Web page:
The Piggy Bank windfall – aka “the acronym edition”
Last week we considered the perils of “ticking the PMSI box”when registering a security interest that was not a PMSI. This week, we consider the impact of the PPSA on certain leases which do not secure the payment or performance of an obligation.
Windfall Constructions Pty Ltd (“WC”) is a property development and construction company in the midst of constructing a major resort development. WC needs to hire extensive scaffolding for a substantial period to carry out the works. WC contacts Stationary Scaffolds Pty Ltd (“SS”), a company that is in the business of hiring scaffolding, and arranges for the hire of extensive scaffolding equipment for 13 months. SS provides the scaffolding under an operating lease agreement but does not register their interest on the Personal Properties Securities Register (“PPS register”).
Piggy Bank Pty Ltd (“PB”) is a secured financier of WC with the benefit of a General Security Agreement (“GSA”) over its assets. PB registered its GSA on the PPS register.
During construction, WC hits bad times and a Receiver appointed by PB begins taking steps to sell the assets of WC. The Receiver seizes the scaffolding equipment and advertises it for sale.
A short time later, SS realises its scaffolding equipment has been removed from the site and is advertised for sale. SS makes an urgent application to the Court seeking orders for the delivery up of its scaffolding equipment by the Receiver .
Will SS be able to recover its equipment?
SS's application to the Court will fail.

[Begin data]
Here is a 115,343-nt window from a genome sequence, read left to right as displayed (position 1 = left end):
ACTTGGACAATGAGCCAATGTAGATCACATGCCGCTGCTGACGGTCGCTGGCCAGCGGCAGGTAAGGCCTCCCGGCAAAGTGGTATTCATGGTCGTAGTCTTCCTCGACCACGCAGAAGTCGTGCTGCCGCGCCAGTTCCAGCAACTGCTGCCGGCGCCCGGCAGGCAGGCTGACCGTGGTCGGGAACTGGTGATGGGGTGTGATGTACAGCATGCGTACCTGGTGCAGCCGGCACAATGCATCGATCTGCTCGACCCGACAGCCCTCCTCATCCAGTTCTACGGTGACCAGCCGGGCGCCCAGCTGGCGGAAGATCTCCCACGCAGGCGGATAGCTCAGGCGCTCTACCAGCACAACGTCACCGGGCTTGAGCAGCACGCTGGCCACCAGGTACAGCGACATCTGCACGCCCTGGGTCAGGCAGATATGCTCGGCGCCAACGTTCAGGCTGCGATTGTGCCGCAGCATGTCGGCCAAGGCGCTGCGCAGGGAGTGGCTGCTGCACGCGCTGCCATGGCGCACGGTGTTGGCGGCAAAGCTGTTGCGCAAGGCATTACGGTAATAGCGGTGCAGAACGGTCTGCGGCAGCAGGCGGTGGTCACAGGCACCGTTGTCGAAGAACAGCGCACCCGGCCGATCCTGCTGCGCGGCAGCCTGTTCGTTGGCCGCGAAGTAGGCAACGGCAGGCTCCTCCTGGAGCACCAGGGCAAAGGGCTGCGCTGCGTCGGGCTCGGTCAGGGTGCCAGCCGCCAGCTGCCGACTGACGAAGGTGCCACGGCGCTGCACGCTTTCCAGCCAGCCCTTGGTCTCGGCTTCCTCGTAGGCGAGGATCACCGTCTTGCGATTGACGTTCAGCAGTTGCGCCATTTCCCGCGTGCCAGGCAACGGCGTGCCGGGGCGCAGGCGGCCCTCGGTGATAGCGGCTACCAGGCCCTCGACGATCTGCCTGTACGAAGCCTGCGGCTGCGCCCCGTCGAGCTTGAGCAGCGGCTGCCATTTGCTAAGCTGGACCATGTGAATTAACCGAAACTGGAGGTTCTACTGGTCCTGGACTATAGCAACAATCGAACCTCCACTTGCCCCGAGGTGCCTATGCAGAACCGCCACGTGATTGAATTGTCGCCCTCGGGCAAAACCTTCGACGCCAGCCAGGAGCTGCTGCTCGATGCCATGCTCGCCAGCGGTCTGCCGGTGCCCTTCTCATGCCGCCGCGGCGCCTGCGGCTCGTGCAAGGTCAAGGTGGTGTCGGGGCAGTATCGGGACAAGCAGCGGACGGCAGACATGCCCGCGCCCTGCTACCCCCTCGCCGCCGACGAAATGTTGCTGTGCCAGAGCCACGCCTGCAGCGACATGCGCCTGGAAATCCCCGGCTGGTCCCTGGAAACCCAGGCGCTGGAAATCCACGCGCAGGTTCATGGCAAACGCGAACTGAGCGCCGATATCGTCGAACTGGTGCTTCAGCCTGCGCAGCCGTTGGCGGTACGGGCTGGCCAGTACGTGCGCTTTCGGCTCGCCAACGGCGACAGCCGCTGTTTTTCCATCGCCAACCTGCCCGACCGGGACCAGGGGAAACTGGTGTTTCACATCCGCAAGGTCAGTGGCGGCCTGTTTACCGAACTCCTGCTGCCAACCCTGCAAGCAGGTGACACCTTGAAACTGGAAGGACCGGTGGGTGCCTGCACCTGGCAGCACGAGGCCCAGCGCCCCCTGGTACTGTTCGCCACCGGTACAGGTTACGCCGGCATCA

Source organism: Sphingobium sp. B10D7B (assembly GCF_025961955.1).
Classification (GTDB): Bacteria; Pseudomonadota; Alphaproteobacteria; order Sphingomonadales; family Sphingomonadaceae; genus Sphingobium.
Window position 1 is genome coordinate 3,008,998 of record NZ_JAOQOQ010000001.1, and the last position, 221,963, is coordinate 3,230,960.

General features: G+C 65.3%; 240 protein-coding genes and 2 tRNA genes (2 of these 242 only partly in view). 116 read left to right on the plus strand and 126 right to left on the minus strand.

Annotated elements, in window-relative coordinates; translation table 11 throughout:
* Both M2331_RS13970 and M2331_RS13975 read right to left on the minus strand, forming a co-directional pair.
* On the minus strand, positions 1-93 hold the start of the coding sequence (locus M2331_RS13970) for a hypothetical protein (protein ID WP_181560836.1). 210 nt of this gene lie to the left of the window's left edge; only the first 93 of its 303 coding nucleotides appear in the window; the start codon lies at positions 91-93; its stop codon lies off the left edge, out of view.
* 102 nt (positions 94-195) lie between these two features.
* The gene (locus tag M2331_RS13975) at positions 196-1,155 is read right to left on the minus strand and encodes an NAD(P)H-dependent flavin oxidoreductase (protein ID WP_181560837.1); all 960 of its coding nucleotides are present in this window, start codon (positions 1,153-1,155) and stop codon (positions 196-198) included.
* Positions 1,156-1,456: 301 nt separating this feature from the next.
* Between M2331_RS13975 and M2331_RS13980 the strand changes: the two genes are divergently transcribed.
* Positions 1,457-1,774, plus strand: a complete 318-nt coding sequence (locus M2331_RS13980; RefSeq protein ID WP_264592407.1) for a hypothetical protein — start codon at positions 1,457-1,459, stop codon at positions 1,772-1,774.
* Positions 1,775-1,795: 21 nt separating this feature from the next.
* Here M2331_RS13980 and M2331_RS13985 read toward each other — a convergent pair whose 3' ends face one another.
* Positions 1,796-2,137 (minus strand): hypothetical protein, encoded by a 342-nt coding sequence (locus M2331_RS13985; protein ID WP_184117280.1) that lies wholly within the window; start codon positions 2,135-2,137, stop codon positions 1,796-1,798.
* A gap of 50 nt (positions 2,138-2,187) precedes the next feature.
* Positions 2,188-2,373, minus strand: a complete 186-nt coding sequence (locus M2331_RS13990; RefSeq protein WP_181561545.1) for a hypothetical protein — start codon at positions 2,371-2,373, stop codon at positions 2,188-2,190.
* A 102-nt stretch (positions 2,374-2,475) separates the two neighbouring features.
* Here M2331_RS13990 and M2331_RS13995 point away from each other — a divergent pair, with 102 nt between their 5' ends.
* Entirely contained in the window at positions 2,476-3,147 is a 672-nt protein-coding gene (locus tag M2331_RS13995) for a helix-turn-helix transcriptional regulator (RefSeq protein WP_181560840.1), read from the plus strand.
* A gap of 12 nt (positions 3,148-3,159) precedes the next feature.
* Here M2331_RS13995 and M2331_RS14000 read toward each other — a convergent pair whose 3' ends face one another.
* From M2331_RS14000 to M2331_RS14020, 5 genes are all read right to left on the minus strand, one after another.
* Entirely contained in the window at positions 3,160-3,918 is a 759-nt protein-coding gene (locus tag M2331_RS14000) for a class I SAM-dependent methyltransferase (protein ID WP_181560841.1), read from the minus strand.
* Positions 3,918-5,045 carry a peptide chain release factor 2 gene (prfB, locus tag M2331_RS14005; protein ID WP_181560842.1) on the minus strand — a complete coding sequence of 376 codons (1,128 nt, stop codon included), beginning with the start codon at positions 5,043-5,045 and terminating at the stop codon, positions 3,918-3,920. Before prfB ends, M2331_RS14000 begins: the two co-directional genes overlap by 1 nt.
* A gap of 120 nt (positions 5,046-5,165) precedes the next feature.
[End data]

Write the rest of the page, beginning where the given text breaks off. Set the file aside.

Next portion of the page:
The scaffold lease is a “deemed security interest” for the purposes of the PPSA, and whilst it does not secure the payment or performance of an obligation, it is categorised as a PPS Lease. SS's interest was therefore required to be registered on the PPS register to protect its interest.
PPS Leases are a 'purchase money security interest' (“PMSI”), which means that on correct registration they obtain “super priority” over other registered security interests such as PB's GSA.
SS's failure to register its interest on the PPS register means the Receiver is entitled to sell off the scaffolding, even though WC didn't own the equipment.
However, if SS had taken the step of registering its interest, given that SS's security interest relates to a PPS Lease which is a PMSI (given it is a lease for a term of more than one year), then it would have been given “super priority” and PB's Receiver would not have been entitled to sell off the scaffolding and would be required to return it to SS.
Given the scaffolding is not inventory in the hands of SS, SS should have registered its interest within 15 business days of the goods being delivered in order to be afforded the “super priority” status.
When hiring/leasing out personal property for a term of more than one year (which are not serial numbered goods), you must register the property on the PPS register within 15 business days of the goods being obtained in order to:
(a) gain “super priority” status;
(b) protect your security interest in the personal property; and
(c) ensure that your ownership rights prevail over other security interests.
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